Macmillan Company, 60 Fifth Ave, New York 10011, 1962.
This article is only available in the PDF format. Download the PDF to view the article, as well as its associated figures and tables.
In his sympathetic portrait of a young man, standing unhappily on the edge of cultural life in London early in this century, E. M. Forster, in his novel, Howard's End, describes him as being "familiar with the outsides of books." Part of this young man's discontent came from his feeling that he was only lightly dusted with the qualities which an active appreciation of the arts is said to bring; he also felt deprived, by upbringing and social circumstances, of entry into the brilliant intellectual society to which he aspired. Today, he might have acquired a more extensive, but still superficial, knowledge of literature by reading much of the presentation of books and authors in the mass communication media. Or he might have actually handled the substance of books, if only in part, by reading anthologies like The Good Physician, by Mr. Davenport. A well-compiled anthology such as this has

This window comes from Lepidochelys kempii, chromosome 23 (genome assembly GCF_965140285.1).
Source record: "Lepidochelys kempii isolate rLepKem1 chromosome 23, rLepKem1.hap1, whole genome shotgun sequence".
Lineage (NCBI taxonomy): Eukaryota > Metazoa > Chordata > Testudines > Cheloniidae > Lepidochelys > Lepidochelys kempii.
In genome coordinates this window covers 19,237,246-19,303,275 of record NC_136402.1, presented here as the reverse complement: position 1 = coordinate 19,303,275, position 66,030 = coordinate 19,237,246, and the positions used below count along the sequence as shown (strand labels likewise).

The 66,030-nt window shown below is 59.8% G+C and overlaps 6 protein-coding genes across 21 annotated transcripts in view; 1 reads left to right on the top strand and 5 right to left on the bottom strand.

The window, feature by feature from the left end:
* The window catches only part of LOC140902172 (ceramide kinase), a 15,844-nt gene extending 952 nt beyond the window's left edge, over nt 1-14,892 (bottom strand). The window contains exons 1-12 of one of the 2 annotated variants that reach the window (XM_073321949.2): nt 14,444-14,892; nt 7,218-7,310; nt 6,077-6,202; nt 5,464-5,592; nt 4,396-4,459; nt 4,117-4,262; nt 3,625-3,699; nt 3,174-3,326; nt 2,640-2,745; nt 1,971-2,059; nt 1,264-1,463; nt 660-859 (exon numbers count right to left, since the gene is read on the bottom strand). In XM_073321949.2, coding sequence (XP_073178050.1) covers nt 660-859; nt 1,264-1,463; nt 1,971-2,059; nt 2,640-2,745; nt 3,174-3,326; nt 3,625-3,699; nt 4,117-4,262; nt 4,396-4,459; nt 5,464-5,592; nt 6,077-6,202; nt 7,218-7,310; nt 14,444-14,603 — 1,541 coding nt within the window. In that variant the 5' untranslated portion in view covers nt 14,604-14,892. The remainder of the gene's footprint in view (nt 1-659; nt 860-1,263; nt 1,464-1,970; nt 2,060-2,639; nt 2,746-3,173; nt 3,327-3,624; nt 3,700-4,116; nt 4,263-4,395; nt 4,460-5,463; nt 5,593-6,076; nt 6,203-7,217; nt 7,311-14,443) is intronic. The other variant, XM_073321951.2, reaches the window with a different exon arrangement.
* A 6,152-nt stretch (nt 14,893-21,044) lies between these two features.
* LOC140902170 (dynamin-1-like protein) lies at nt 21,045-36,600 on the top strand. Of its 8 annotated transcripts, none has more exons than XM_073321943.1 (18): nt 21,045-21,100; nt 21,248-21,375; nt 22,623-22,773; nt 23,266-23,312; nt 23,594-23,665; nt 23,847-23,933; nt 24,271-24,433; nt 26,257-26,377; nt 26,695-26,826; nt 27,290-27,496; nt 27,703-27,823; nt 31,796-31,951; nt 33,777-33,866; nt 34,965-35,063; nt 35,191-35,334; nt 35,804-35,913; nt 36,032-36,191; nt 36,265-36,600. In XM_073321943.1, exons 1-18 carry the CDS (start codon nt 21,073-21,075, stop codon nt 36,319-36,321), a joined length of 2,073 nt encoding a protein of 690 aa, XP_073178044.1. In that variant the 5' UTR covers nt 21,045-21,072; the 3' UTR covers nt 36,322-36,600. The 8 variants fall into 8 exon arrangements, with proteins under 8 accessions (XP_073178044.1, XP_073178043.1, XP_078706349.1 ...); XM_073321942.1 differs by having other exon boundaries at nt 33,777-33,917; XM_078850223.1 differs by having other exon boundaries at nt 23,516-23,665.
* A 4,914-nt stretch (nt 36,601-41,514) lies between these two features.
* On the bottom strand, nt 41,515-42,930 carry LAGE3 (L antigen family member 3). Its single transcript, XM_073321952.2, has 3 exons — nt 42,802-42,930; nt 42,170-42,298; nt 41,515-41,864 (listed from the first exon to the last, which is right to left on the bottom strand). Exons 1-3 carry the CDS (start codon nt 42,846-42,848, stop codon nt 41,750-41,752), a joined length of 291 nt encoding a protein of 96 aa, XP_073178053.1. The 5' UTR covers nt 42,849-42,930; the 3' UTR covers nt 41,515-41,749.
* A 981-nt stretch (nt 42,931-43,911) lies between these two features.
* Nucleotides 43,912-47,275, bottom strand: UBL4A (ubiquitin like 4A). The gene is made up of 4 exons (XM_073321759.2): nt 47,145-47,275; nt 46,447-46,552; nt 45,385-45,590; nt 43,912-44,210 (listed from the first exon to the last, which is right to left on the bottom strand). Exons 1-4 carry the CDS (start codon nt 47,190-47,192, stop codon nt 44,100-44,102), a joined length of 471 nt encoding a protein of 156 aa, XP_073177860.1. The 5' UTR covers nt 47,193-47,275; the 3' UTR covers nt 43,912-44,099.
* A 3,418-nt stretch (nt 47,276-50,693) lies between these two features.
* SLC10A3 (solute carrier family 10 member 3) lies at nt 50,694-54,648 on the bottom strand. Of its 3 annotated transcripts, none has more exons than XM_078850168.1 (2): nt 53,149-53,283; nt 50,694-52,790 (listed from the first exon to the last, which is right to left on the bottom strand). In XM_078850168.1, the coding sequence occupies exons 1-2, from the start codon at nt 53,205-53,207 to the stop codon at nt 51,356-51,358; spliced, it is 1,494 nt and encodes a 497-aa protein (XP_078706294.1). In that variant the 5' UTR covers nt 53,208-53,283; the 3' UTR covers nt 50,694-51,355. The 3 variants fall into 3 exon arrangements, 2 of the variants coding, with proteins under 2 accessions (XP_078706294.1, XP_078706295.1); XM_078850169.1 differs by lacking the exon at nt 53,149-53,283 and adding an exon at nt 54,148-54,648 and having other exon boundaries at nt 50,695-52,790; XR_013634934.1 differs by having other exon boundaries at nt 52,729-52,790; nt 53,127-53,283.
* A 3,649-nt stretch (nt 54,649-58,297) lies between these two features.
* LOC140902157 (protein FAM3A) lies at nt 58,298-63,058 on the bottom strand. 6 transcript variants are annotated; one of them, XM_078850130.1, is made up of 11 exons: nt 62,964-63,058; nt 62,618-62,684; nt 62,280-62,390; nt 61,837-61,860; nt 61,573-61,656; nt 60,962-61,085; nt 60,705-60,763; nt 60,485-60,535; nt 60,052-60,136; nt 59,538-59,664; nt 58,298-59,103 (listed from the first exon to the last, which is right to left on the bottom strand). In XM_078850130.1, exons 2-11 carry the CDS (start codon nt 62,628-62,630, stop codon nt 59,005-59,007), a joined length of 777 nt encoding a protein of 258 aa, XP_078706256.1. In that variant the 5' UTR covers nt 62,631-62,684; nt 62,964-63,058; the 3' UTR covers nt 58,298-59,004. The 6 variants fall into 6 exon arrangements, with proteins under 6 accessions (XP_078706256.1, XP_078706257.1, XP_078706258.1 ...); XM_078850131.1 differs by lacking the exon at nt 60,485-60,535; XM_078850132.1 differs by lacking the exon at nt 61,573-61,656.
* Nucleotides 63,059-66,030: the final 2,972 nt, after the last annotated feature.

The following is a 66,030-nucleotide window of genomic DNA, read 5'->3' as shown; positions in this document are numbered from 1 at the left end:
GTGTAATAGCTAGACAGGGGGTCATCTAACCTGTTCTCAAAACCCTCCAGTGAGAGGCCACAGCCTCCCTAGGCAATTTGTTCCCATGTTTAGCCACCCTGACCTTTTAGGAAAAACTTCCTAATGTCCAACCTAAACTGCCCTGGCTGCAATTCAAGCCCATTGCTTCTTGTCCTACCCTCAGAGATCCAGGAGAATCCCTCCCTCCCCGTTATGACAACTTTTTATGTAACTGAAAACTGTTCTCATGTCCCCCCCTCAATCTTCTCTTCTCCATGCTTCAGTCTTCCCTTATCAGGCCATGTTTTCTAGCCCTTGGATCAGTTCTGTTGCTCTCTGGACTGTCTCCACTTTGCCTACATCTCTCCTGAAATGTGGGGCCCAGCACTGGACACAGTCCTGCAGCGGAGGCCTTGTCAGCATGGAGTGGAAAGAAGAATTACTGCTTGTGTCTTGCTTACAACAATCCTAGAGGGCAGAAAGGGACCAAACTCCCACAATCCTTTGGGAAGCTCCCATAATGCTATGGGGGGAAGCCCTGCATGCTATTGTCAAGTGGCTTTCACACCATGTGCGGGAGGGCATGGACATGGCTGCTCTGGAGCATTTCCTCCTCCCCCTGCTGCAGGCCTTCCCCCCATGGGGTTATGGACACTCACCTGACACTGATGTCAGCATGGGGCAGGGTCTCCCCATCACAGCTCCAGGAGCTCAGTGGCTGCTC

Robertson PD. The Good Physician: A Treasury of Medicine.. Arch Intern Med. 1964;114(4):565-566. doi:10.1001/archinte.1964.03860100147030